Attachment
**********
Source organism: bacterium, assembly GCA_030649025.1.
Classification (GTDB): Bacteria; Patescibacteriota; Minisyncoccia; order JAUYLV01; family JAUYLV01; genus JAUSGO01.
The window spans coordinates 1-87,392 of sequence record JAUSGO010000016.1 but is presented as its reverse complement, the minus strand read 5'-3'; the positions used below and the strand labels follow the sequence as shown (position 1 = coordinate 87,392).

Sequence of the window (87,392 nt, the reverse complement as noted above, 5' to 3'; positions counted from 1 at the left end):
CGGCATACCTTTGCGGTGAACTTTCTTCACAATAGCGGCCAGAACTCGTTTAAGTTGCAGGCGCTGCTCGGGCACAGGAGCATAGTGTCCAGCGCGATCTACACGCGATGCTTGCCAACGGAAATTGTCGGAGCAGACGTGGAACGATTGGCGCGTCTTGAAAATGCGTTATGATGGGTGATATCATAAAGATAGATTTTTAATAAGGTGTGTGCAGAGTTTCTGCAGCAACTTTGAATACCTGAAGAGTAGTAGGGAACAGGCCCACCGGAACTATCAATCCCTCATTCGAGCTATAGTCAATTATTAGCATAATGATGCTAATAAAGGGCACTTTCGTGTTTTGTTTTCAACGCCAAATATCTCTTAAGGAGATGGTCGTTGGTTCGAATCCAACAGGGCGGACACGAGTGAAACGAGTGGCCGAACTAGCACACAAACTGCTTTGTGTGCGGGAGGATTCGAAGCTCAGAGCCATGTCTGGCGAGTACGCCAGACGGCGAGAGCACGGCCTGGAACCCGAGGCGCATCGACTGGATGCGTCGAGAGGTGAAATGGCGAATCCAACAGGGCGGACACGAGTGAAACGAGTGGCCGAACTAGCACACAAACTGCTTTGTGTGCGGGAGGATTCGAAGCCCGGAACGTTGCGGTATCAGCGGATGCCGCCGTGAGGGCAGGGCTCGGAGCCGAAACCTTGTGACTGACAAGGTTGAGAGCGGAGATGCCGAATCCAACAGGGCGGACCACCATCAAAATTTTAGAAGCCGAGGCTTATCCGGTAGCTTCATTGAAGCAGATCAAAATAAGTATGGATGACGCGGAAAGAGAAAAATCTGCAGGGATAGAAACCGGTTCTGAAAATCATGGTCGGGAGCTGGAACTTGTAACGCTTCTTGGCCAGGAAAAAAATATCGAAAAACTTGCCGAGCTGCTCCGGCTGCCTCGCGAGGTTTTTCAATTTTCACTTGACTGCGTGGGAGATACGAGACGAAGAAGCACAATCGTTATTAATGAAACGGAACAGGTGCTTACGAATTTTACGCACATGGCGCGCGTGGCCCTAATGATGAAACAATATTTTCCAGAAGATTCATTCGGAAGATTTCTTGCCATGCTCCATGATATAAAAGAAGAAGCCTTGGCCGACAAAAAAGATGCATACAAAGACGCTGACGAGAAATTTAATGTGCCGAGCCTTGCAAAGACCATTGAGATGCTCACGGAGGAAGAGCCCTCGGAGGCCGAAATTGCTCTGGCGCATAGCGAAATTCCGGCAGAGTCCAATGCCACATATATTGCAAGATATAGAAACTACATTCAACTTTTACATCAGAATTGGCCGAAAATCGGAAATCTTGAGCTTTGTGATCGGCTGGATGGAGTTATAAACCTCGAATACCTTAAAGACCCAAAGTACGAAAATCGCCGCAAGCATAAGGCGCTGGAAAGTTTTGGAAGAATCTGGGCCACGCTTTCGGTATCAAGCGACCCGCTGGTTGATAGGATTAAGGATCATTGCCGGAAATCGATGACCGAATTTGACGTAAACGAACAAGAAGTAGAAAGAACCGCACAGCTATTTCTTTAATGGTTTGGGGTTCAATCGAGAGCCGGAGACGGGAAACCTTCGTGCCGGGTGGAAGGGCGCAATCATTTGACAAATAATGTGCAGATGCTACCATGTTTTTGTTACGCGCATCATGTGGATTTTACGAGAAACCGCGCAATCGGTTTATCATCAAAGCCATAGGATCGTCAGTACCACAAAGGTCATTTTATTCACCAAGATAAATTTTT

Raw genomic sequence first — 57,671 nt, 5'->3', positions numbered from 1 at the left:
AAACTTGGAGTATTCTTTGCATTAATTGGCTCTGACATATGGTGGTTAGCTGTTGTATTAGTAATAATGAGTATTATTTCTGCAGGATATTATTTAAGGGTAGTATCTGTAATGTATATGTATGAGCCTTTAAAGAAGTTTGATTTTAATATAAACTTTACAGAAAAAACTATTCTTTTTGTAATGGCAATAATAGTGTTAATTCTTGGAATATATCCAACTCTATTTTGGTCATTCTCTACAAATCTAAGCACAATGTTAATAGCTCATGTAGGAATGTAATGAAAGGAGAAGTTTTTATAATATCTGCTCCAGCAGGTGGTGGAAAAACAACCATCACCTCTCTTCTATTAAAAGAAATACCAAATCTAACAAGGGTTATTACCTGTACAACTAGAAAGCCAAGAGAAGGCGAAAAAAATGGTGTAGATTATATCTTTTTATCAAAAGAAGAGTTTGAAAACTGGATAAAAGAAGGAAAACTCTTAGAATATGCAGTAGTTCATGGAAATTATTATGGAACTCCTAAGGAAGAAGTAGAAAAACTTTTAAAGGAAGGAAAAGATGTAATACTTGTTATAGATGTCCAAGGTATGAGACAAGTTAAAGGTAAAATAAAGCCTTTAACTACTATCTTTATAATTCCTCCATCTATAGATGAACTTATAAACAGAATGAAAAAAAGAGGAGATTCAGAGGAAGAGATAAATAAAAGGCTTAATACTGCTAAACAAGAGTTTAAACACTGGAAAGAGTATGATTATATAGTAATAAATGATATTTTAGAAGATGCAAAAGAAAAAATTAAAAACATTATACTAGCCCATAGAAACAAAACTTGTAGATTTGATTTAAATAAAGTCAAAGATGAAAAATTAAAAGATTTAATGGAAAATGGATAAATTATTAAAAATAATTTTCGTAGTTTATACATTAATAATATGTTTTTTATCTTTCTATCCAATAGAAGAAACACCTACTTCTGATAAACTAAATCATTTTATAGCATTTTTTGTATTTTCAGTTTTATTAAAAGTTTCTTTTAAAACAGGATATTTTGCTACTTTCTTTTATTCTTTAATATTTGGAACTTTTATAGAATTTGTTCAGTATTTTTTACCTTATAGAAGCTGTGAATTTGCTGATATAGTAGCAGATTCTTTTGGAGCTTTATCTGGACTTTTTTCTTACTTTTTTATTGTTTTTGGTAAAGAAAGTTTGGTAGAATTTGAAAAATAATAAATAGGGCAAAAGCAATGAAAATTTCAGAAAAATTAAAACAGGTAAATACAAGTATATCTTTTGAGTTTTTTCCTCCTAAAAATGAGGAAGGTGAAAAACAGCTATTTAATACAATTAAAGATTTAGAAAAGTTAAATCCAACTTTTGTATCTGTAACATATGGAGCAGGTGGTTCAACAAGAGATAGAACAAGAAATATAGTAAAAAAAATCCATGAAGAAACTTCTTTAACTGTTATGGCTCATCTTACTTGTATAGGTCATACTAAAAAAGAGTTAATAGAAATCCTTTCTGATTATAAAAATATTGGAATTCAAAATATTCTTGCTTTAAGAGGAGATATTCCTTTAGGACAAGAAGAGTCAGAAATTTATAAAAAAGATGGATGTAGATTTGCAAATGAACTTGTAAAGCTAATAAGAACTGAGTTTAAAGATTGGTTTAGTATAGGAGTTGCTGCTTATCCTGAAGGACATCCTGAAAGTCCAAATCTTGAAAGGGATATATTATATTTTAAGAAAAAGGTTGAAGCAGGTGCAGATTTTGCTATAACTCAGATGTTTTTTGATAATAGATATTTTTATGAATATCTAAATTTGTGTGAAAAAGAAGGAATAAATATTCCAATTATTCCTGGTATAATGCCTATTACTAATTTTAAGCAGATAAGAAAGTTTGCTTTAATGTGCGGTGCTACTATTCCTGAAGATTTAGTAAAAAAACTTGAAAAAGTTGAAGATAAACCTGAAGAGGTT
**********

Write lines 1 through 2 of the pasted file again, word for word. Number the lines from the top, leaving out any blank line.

Source organism: bacterium, assembly GCA_030649025.1.
Classification (GTDB): Bacteria; Patescibacteriota; Minisyncoccia; order JAUYLV01; family JAUYLV01; genus JAUSGO01.